Real Estate

  • TIAA Real Estate REIT

And the tax implications from these investment portfolio tricks were…

Thankfully nil.

Remember, all this happened inside my 403b account, which is a tax deferred account. I could buy, sell, switch, transfer, and adjust to my pleasure without incurring massive capital gain taxes.

But really, this sort of thing would never happened in a. taxable account since you can invest in pretty much whatever low cost broadly diversified index funds you want inside of any good brokerage worth its salt.

The final word

Here are my big takeaways:

  • Don’t trust your retirement brokerages
  • Check your investment portfolio every once in awhile
  • But don’t get obsessed and check all the time
  • Just enough to rebalance and make sure there are no tricks being played

And if you haven’t started investing yet, learn why investing in index funds is the way to go, develop your individualized asset allocation, and create a written investment plan using mine as a template!

What do you think? Have you ever been tricked by your investments? What happened? Do you rebalance? How often? Let me know in the comments below!

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    Jordan Frey MD, a plastic surgeon in Buffalo, NY, is one of the fastest-growing physician finance bloggers in the world. See how he went from financially clueless to increasing his net worth by $1M in 1 year and how you can do the same! Feel free to send Jordan a message at [email protected].

    5 thoughts on “My Investment Portfolio Playing Tricks On Me”

    1. Great lesson/reminder! Checking on portfolio and rebalancing as needed is one of those things I know I should do but NEVER do! Definitely inspired to check on it now since I know investment options have changed somewhat in my employer’s 401K company…

    2. dude I’m sorry that happened to you but not so much a big deal. do you think this is an example of why TIAA-CREF is inferior brokerage to like Fidelity or Vanguard? I never hear that Fidelity or Vanguard ever doing this to the retirement accounts they run. also, did you consider putting your small cap value tilt as TIPS in other tax advantaged accounts you and Selenid have?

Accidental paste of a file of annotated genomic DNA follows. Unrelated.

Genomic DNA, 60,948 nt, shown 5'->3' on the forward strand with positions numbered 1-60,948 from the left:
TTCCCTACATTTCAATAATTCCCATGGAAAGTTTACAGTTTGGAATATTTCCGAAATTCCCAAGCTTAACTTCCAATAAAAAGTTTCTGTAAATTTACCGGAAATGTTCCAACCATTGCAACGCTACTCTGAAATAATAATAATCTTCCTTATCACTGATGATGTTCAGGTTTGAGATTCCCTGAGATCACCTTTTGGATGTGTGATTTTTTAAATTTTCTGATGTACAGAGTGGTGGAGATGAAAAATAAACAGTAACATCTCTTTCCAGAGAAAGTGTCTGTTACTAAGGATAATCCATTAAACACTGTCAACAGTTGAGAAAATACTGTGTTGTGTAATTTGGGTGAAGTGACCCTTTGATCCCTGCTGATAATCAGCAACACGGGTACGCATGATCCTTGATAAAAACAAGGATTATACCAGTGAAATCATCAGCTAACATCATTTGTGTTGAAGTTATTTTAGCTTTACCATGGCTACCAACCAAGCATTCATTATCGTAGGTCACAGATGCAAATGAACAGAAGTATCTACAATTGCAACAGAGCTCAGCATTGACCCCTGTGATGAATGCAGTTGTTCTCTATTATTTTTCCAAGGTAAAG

• Yeah, I definitely tend to think of Fidelity or Vanguard as the top two. Unfortunately, my employer doesn’t offer them but I do use them for my other investment accounts. And yes, transitioning the inflation indexed bonds to another retirement account like my 457 is something that will likely happen!

    3. My school’s 403(b) at TIAA offered some index funds, sometimes changing unexpectedly. The day I retired I initiated a direct transfer to a Vanguard traditional IRA. Similarly for my TIAA Roth 403(b) and Roth IRA to Vanguard’s Roth IRA. Why not keep everything at TIAA? Vanguard has the specific index funds I wanted that I could only approximate at TIAA, stable offerings, and at considerably lower cost. Well worth the temporary hassle of the transfers. Add to that TIAA’s frustrating wealth management advisor (would not answer even a simple question without forcing me to fill out the useless risk tolerance questionnaire with its poorly worded and irrelevant questions, then provided a needlessly complicated solution), and my move to Vanguard was an easy decision.